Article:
And there’s a different approach to the engineering as well – it’s all about getting it done quickly, and a bit less precise. It’s better to deliver something on time, 80% done, than go past deadline but be 100% complete. As a civilian it’s all about delivering for a client, whereas in the army you have a deadline and you’ve just got to give it what you’ve got.

Can you give us an example of what it’s like?

When we did the condition survey in Ascension Island, we flew overnight, a 7 hour flight, got off the flight and went straight into a briefing on what we’ll be doing, and then straight to inspection. So we didn’t even get to take our bags to our accommodation. And we had to deliver the report the next day. So you could say it’s a little different – the timescales are a lot tighter than in the civilian world.
You’ll get a report to somebody – not for them to ‘think about’ but to make a decision, based on the report, right there and then. So it did surprise me somewhat, how much extra pressure there is. It means when I come back to my other job I can deal with the pressure better, be a little bit more level headed about it.

What are the demands on your time from the army?

Speaking about my specialist unit, there’s only one in the country and they recruit from all over. I have to commit 19 days a year, that’s through a two-week course, about 16 days, then a couple of weekends, but you can do more if you want. But it helps that Aecom gives me 15 days, three working weeks, on top of our annual leave, so I can meet my training commitments without eating into my annual leave. (Note: Owen coordinated AECOM’s entry for the the Ministry of Defence’s Employer Recognition Scheme Gold Award, which aims to recognise employers for support and commitment to UK defence personnel.)
I’ve been in the soldier role for a few years, as an introduction, but the officer role will require a bit more commitment. It will see me taking on a bit more of a leadership. It’s a lot more challenging in all respects and it will help me in my career as a civil engineer as well. As a young officer in a normal posting you take command of about 30 soldiers, so it’s a lot of responsibility for somebody at the start of their career.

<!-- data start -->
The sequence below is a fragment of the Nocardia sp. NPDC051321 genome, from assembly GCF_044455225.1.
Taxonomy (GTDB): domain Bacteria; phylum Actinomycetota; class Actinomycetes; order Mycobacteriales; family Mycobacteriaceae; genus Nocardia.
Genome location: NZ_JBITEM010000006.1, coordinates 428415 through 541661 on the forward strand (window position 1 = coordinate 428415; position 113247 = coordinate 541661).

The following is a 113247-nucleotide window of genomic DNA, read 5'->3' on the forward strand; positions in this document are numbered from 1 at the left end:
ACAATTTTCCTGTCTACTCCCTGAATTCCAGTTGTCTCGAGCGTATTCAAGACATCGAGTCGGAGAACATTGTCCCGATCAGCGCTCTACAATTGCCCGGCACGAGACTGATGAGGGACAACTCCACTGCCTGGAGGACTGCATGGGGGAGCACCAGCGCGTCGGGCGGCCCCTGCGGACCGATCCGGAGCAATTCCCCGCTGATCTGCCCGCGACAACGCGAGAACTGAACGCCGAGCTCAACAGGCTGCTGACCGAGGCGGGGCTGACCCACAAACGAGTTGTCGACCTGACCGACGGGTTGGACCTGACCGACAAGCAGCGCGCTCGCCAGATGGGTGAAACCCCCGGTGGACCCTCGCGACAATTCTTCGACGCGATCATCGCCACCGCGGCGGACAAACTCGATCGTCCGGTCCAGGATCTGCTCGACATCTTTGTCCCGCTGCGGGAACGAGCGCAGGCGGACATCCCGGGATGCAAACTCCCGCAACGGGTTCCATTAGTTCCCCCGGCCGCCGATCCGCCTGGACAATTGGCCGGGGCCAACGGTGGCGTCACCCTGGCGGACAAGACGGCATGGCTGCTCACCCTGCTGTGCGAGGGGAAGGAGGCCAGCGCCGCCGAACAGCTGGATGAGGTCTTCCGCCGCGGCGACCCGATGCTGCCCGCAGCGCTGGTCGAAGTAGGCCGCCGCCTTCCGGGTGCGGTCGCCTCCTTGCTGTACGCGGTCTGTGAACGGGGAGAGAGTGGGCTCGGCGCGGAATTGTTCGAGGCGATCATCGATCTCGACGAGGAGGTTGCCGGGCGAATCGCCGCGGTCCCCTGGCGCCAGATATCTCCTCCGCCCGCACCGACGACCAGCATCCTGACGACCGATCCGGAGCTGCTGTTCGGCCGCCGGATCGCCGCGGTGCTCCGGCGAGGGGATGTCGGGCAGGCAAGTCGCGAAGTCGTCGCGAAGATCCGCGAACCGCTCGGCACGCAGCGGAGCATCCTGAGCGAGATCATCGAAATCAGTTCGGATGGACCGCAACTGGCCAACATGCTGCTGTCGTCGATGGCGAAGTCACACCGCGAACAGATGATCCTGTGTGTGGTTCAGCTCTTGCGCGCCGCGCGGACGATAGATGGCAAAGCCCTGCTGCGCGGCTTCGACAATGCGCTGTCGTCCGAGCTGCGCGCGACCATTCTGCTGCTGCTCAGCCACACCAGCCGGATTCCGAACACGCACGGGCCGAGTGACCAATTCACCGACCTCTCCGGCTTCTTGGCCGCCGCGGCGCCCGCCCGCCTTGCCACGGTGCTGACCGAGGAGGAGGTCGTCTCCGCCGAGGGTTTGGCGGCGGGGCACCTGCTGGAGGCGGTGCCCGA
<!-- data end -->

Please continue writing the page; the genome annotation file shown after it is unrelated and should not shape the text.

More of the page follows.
Is it hard to juggle the two different roles?

The time off definitely helps. I wouldn’t call it hard to juggle – it’s hard work. So on a Friday afternoon I go home, grab my bag, and then drive up to wherever we might be in the country and I won’t be back until Sunday evening, then I’ll be back at work on the Monday. It can be quite hard work, but I’ve planned the balance not too bad.
The army are good at recognising it: they tell you your first priority should be your family, then your job, then the army. If there’s something to compromise it’s the army, in terms of your livelihood and life balance.

So… if we go to war, you’re ready to step up?

I guess as a reservist, your name’s on the list. But all those reservists that went to Afghanistan, they volunteered to go. So they put up a list and ask who wants to go first. However, if there is an urgent need, and parliament passes the act, they can mobilise all the reservists. So you are signing up to that liability, but it wouldn’t be common-place.

What’s in store for the future?

Once the officer training is complete, which should hopefully be at the end of September, I might go more into a regular role, but I’ll continue on with it.
I realise my role at AECOM might become a little more demanding. But because the army’s something I enjoy, I think it’s something I’ll be able to do throughout my career.
I’m progressing through my chartered professional review with the ICE, and hope to be complete with that next year.
And from officer training I’ll gain project management qualifications as well, which would be recognised in the civilian industry.
The main thing for me, is I feel like I’ve got two parallel careers. If one gets stale or monotonous, the other is always there. And also, the more things I come across, the better I’ll be at the other job